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Village of the Damned


Runtime
77 minutes
Type
Black-and-white
Genres
horror, sci-fi

Personal logo Editor in Chief Bill The Editor of TMP Fezian writes:

The 'creepy voice' effect, according to the film historian who did the commentary, was done simply by having the child actor record his lines again, and dub them over his original voice.

The film script was written simultaneously with the original novel, but production was put on hold when new studio management worried the film would be seen as anti-Catholic. Later, to recoup their investment, the studio sent the script to its UK subsidiary where it could be produced at a lower budget, which forced a rewrite to make the script 'British' again.

Even when the movie was completed and sent to theaters, the studio hesitated to schedule a release. It was an accident when one theater put on the movie to fill a gap. Fortunately, it proved to be popular!



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This entry created 14 September 2021. Last revised on 14 September 2021.

323 hits since 13 Sep 2021
©1994-2021 Bill Armintrout
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Village of the Damned

Rating: gold star gold star gold star gold star gold star gold star gold star gold star gold star no star (8.75)

John Wyndham (a pseudonym) was an English science-fiction writer, best known for Day of the Triffids. He also wrote The Midwich Cuckoos (1957), which in 1960 inspired Village of the Damned (and its many sequels and remakes).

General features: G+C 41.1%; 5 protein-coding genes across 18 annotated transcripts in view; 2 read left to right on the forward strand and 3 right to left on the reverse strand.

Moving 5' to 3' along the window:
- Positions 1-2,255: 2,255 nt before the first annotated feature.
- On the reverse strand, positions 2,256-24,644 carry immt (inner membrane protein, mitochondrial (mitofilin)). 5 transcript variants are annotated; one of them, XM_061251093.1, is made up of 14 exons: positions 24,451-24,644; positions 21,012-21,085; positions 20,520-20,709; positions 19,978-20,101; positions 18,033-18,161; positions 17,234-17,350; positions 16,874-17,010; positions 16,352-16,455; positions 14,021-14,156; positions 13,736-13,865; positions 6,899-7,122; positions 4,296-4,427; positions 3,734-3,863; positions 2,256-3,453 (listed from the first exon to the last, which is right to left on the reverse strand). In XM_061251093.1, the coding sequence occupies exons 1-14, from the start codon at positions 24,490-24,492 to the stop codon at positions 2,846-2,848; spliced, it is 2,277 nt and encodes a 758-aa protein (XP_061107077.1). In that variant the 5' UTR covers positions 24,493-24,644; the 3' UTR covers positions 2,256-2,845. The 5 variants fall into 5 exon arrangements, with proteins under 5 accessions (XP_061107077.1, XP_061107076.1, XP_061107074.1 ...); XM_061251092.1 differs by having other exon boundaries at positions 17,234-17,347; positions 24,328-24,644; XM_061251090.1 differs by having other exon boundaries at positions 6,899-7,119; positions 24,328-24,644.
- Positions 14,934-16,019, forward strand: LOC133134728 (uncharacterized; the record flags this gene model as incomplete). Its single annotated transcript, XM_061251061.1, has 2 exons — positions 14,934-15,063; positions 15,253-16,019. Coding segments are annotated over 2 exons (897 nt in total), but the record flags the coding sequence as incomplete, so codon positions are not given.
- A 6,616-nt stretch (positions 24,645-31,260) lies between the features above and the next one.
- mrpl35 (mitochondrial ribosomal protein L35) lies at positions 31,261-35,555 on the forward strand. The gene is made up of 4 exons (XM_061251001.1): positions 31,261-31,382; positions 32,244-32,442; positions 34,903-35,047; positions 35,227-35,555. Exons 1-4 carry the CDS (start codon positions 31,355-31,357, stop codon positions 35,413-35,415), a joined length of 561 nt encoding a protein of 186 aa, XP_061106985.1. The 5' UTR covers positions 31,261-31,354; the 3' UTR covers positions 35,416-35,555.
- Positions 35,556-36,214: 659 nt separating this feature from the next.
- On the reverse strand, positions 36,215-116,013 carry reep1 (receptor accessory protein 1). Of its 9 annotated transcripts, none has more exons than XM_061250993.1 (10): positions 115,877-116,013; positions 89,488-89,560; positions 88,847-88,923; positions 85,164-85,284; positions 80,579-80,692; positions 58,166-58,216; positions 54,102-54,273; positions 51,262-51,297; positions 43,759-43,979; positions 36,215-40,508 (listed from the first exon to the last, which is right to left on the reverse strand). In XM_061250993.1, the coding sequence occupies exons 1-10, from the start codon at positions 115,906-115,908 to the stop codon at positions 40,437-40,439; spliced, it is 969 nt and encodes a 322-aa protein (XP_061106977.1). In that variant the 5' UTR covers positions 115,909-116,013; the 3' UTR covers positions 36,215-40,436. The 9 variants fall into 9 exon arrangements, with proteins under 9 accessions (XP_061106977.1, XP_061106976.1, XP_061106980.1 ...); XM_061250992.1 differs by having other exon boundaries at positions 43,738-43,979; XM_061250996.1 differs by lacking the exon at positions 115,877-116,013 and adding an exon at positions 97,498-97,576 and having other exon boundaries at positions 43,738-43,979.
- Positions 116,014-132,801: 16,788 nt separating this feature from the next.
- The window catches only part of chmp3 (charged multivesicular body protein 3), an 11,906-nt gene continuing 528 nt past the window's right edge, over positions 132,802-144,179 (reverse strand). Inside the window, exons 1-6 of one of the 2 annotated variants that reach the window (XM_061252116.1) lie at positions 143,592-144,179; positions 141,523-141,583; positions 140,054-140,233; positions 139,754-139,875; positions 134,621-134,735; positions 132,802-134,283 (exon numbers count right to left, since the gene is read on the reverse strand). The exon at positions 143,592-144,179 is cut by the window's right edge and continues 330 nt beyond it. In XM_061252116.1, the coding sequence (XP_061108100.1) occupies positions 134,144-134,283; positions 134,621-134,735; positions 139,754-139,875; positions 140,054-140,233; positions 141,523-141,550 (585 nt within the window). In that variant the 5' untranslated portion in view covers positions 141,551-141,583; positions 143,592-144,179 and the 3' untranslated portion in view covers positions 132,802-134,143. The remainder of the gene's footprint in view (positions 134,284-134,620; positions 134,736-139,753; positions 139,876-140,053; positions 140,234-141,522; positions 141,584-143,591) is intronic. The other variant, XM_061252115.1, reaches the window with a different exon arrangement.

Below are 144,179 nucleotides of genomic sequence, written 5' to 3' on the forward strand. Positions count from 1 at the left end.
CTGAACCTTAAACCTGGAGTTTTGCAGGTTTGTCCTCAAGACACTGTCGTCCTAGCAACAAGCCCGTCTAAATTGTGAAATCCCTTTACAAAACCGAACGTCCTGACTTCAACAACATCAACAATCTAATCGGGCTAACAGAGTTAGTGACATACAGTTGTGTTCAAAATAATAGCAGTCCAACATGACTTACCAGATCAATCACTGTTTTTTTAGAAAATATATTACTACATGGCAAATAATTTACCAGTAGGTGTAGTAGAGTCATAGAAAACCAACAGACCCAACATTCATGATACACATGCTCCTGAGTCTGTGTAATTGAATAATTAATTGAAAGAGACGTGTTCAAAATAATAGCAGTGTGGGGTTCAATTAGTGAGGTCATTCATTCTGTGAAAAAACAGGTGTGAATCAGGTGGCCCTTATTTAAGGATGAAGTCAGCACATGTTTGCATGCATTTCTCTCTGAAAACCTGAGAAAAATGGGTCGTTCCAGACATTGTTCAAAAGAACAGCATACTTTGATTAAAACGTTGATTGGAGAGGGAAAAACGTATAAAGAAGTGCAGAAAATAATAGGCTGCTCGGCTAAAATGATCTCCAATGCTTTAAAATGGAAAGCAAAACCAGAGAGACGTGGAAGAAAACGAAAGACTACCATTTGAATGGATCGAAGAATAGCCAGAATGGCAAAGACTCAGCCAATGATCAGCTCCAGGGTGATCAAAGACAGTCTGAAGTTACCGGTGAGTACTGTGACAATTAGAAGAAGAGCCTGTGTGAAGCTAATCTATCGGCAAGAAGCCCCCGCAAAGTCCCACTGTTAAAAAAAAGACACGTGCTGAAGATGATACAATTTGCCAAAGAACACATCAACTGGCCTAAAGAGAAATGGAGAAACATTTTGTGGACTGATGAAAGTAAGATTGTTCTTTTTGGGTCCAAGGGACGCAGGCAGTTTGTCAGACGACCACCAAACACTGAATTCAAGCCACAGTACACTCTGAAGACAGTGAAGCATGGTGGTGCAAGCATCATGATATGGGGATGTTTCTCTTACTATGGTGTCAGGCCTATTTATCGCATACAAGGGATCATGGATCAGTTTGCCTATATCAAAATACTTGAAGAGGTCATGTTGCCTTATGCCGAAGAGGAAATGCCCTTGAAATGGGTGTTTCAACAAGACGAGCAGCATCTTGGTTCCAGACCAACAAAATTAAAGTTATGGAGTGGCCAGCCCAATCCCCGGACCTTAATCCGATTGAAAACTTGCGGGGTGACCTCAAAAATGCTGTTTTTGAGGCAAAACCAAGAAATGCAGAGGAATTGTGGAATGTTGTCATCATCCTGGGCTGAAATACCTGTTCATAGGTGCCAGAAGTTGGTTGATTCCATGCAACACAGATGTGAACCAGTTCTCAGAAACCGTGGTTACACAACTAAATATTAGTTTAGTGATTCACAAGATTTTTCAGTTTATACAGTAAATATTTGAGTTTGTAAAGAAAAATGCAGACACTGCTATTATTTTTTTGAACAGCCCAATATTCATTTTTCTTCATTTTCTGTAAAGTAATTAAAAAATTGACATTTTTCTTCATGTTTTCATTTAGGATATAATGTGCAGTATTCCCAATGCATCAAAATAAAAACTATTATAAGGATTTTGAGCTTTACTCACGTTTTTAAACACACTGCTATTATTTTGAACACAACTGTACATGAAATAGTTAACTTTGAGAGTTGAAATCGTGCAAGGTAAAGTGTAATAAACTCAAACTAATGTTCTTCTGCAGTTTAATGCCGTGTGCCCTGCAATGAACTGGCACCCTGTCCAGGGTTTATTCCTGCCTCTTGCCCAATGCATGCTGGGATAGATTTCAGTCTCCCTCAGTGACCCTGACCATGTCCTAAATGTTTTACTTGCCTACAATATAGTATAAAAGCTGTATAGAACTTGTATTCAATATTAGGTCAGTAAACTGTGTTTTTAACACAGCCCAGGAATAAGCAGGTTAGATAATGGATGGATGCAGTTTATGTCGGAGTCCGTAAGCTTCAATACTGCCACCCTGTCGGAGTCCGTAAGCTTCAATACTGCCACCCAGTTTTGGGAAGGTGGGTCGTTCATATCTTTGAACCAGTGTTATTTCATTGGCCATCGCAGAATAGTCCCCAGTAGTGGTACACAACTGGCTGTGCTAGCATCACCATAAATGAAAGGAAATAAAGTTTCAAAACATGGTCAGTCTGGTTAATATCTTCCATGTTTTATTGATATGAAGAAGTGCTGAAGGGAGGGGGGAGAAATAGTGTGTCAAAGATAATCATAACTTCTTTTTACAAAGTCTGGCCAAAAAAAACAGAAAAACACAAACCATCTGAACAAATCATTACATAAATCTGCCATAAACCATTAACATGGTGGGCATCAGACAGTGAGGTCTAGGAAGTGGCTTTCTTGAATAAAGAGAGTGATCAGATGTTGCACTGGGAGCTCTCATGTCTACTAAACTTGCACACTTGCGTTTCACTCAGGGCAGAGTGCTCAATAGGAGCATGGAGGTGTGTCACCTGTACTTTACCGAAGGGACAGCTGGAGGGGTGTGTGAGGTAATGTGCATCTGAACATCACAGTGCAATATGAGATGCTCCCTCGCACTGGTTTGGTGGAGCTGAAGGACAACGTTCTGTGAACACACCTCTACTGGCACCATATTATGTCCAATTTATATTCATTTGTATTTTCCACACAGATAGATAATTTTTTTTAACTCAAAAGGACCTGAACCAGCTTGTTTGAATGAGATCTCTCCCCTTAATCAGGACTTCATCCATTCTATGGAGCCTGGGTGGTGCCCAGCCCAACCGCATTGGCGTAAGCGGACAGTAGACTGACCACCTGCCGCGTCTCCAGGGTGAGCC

Gordon Zellaby (played by George Sanders) is a professor living in the village of Midwich; he married late in life to Anthea (Barbara Shelley), whose brother works at the highest levels of the military.

While using the telephone one day, Gordon slumps to the floor. Indeed, we soon realize that everyone within five miles of Midwich has been stricken. Then, after a few hours, everything returns to normal. The military asks Gordon to be their eyes and ears in Midwich, to watch for anything else unusual.

A few months later, every woman of child-bearing age in Midwich is pregnant. The pregnancies seem normal, except that the fetuses are maturing at an accelerated pace. Gordon and Anthea soon welcome their first child, which they name David. Like the other dozen or so babies just born, he has striking blonde hair and strange eyes.

Gordon observes that what one child learns, they all learn. They exhibit heightened intelligence and a lack of emotion. And when their eyes glow, they can exert control over other people.

From the government, Gordon learns that the Midwich children are not unique – there were four other incidents globally. The military wants to lock the children up, but Gordon thinks they could be the future of mankind – he persuades the government to place all the children in a home, with him as their instructor. Meanwhile, the people of the village are increasingly disturbed by the actions of the children…

The acting is solid in this one – George Sanders brings a sober intensity to his role. Martin Stephens is creepy as Gordon's son David (I think the weird voice was dubbed); he was actually one of the most popular child actors in England at the time. Barbara Shelley is another solid performer, and achingly beautiful. There's also a variety of supporting actors doing quite well as government officials, a doctor and a vicar, and ordinary villagers.

The special effects are limited but effective. The 'glowing eyes' special effect was only seen abroad; English censors wouldn't allow it.

The film is short by today's standards, moves briskly along, and keeps tension levels high.

Can you game it? When a mob approaches the children, they easily use their mental powers to defend themselves. However, they realize they are vulnerable to ranged weapons. It does not seem like something you could turn into a scenario.

Recommended. Enjoyable and suspenseful.